My dilemma comes to mind again. In all this openness and light, it seems such a small thing to be holding me back. And in a global perspective, my concerns are insignificant. Old memories flash through my mind as I drive. My aunt telling me earnestly, ‘Never forget this, my child, “to thine own self be true”.’ I did not fully understand it at the time, but I realise now that I try to live it. Later study gave me the source — Polonius, in Hamlet, offering tedious advice to his son. I realise that my own drive for honesty and openness bores people. But hey, this is me. I love the light, it is an important part of me.
We arrive at the bakery with nowhere to park. I double-park, hazard lights flashing, while my car is filled with warm, fresh bread.
Once loaded, it’s time to go. I convoy with my son, both our cars filled with bags of bread rolls and trays of hot cross buns for Easter Sunday. I am surrounded by the spicy, yeasty, warm fragrance as we begin the trip home.
We cannot go back the way we came. The route today is one-way only, due to the road closures in this crisis. We drive past the first road block without trying to go through it. We have to find another way. As with life, we cannot go back to make changes.
At the next highway exit, the road is also blocked but we are allowed through. We are going home, and we are delivering the daily bread.
Driving through the forest, I see the mist from this part of the river catching the rays of early sunlight in fingers of light between the trees. I feel touched by the beauty of it all, in all the worry of our daily lives.
It is tranquil. There are times when I feel my life is a hot mess, with daily worries, stresses and tasks not completed. I long to be able to travel again, to explore the world, but it will not be possible for a long time.
As we reach the crest of the hill, I can see the ocean. How could I ever capture that intense spread of pale orange light, splashed across the crinkled sea? The horizon still wears its thread of apricot, fading and blending into the eggshell blue.
On this drive I have pulled over at times briefly to take a fast snapshot. These photos do not do justice to the experience. As I roll down the car window, the peace floods in. I hear nothing but faint birdsong and the rustle of nearby trees in the light morning breeze. I smell the damp earth, the petrichor, from the early morning dew.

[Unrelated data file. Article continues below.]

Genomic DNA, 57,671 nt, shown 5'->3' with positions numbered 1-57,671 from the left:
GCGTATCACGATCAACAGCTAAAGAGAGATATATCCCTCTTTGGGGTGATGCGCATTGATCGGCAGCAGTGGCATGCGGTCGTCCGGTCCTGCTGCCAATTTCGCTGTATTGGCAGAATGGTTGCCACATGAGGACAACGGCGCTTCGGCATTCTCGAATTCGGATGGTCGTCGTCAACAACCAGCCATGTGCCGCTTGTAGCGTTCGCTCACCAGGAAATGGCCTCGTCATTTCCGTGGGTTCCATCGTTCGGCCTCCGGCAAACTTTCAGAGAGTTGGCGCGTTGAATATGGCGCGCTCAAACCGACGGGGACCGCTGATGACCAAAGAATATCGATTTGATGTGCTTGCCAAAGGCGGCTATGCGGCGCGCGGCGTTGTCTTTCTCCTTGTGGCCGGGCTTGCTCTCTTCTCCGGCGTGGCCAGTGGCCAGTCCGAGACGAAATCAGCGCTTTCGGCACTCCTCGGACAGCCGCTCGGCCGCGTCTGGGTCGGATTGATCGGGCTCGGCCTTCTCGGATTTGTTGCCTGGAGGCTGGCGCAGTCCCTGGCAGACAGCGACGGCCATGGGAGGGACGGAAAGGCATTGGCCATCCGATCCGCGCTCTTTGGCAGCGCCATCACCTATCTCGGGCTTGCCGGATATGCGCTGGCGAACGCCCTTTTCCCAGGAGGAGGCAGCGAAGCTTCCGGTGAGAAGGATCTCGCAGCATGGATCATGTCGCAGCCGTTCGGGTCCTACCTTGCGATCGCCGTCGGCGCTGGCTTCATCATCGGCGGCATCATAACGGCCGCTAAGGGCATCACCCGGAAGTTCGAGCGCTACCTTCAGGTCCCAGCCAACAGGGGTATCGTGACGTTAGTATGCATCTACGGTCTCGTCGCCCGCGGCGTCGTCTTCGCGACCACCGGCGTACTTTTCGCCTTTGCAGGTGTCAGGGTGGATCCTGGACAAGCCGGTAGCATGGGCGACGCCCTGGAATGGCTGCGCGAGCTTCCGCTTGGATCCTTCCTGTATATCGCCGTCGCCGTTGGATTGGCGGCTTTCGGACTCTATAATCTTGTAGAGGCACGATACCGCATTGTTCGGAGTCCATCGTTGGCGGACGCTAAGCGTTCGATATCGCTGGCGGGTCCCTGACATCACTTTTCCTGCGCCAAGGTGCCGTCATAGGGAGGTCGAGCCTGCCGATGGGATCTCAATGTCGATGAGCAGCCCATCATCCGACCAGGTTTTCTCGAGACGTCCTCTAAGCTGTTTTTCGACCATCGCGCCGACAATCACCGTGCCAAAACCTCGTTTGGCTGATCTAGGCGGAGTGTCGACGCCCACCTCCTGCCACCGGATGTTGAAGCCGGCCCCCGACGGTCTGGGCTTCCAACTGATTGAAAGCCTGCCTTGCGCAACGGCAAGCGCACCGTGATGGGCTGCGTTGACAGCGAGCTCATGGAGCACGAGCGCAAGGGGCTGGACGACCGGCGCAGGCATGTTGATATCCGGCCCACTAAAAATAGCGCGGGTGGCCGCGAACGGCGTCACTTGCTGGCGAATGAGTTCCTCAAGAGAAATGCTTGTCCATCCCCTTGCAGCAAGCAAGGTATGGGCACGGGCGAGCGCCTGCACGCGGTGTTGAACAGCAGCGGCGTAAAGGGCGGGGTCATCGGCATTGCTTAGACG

But there is no time to linger. This is an essential journey. I have to deliver the bread.
My life is challenging, but others have it far worse. I have unresolved concerns, but my mind is slowly sorting through them and I have faith that it will, as usual, present me with a solution when it is ready. I feel pain for myself, for others and for the world in general. But as I drive back into the village, the hymn plays over and over in my head.
‘When peace like a river, attendeth my way, When sorrows like sea billows roll Whatever my lot, thou hast taught me to say It is well, it is well, with my soul.’
I was volunteering at what turned out to be the last face-to-face outing for some local elderly people when the phone call came in. My old friend Al had died. Not from Covid-19, he had been well and active. He had been found in his armchair after returning from his usual Sunday bike ride. A heart attack, we were later told. A quick, peaceful end for someone actively involved in his community. Al was 81.
He had lived in our village until about 18 months previously, when his family circumstances changed. He always loved being near the sea and in his new home, he could walk along the shoreline and feel at peace. A gentle, quiet man.
On the Friday two days before Al died, our Prime Minister announced new guidelines to the country — from Monday, outdoor gatherings would be limited to 500 people, indoor ones limited to 100. Not compulsory, just a recommendation.